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Schools in PSSD have the authority to address smartphone use in classrooms

Division administration presented a report during the recent board meeting about how schools handle smartphone use.
man using a smartphone stock
Using a smart phone

MOOSE JAW — The use of smartphones in schools has been a hot topic across Canada and the United States lately, with some schools having no policies and others forbidding students from using the devices in class.

While Prairie South School Division has an administrative policy governing employees’ use of smartphones and cell phones on the job, it does not address students’ use of such devices. Instead, the division leaves it up to schools to decide when and where youths can access that technology.

During the recent board meeting, division administration presented trustees with a list of Prairie South’s 40 schools and whether they let students use phones in school, whether such expectations are written in a policy or procedure, whether there are additional rules or expectations and whether schools have taught digital citizenship.

The answers showed that some schools:

  • Let students use phones in commons areas on breaks and at lunch
  • Force pupils to keep the devices in their lockers
  • Give teachers the authority to allow or prohibit phone use in class
  • Lay out rules for smartphone use in handbooks and procedures
  • Teach digital citizenship through classes like health
  • Take away phones from students who repeatedly disobey instructions

“I think it’s interesting for us as a board to keep an eye on what’s going on in the rest of the country and abroad (with this issue) … ,” said Moose Jaw trustee Brett Hagan.

Hagan appreciated that the report was detailed and provided a good picture of what’s happening throughout the division. Based on the data, he thought Prairie South was doing a good job of teaching students how and when to use cell phones instead of completely banning the devices.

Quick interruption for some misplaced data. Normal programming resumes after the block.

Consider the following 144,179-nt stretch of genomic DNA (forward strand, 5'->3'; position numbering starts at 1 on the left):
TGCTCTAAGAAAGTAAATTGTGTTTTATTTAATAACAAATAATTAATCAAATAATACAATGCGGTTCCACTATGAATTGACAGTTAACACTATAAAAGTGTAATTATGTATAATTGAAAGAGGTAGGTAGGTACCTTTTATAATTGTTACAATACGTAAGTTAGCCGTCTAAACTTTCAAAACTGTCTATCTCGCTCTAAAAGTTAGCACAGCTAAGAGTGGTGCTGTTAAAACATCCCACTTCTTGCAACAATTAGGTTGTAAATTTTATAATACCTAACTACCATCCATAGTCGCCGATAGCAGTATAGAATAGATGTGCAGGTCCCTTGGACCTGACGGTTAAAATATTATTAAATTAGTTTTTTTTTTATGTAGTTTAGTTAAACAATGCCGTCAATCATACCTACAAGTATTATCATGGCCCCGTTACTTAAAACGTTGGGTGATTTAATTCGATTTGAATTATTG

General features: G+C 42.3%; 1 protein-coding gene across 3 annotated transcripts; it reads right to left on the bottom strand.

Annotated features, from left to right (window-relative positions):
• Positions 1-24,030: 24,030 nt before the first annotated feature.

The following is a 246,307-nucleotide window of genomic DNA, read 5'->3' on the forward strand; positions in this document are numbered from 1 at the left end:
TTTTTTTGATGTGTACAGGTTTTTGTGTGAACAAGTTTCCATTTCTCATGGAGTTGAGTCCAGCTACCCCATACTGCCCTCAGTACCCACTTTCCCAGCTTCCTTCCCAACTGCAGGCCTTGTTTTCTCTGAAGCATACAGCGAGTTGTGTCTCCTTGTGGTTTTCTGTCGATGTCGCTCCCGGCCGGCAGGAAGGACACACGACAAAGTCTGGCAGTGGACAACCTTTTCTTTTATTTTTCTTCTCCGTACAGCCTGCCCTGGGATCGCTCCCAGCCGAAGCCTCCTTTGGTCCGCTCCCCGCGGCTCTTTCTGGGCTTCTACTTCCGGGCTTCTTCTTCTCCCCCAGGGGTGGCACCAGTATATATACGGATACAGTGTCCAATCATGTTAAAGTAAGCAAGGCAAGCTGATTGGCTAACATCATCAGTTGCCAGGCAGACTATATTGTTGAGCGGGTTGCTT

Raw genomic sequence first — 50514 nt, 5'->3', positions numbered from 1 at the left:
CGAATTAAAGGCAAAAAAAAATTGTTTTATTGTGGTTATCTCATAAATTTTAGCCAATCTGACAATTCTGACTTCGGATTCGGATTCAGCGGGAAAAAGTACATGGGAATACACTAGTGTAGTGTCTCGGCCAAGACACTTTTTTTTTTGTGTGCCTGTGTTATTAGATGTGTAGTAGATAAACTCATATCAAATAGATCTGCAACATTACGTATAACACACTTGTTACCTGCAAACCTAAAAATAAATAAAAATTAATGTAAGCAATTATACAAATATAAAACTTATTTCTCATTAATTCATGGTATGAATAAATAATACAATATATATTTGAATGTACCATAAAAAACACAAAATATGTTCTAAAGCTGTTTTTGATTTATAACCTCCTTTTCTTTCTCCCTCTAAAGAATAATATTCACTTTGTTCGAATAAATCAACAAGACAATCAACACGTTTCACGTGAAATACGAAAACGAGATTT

“Everybody seems to have the same sense that if it’s one or two times (of students) taking it out, (then teachers) take it away,” Hagan continued. 

The trustee added that schools should be proactive in teaching youths about the proper use of smartphones and social media apps and not just ban the devices outright. 

Trustee Lew Young pointed out that some school divisions in Ontario are suing social media companies because of the negative effect their apps and programs have had on youths. He hadn’t heard of any boards in Western Canada pursuing similar actions but hoped the Saskatchewan School Boards Association (SSBA) was taking this issue seriously.

The SSBA is aware of this problem and attempted to inform its members about social media use among younger generations by bringing in a speaker during the fall assembly, said trustee Robert Bachmann, the board’s SSBA representative. 

“I’m not aware of any current movements going forward (in Western Canada to litigate social media companies),” he continued, adding that the Ontario education minister opposes his divisions’ decision to sue social media companies. 

Board chairwoman Giselle Wilson also thought the report was interesting to read, pointing out that good things are happening in schools that are being proactive in addressing this issue. 

“Kudos to them for being on top of it … . We know that use is going on, so it does seem like there are good practices and rules in place,” she added. 

The board did also discuss this issue last fall

The next PSSD board meeting is Tuesday, Sept. 3. 

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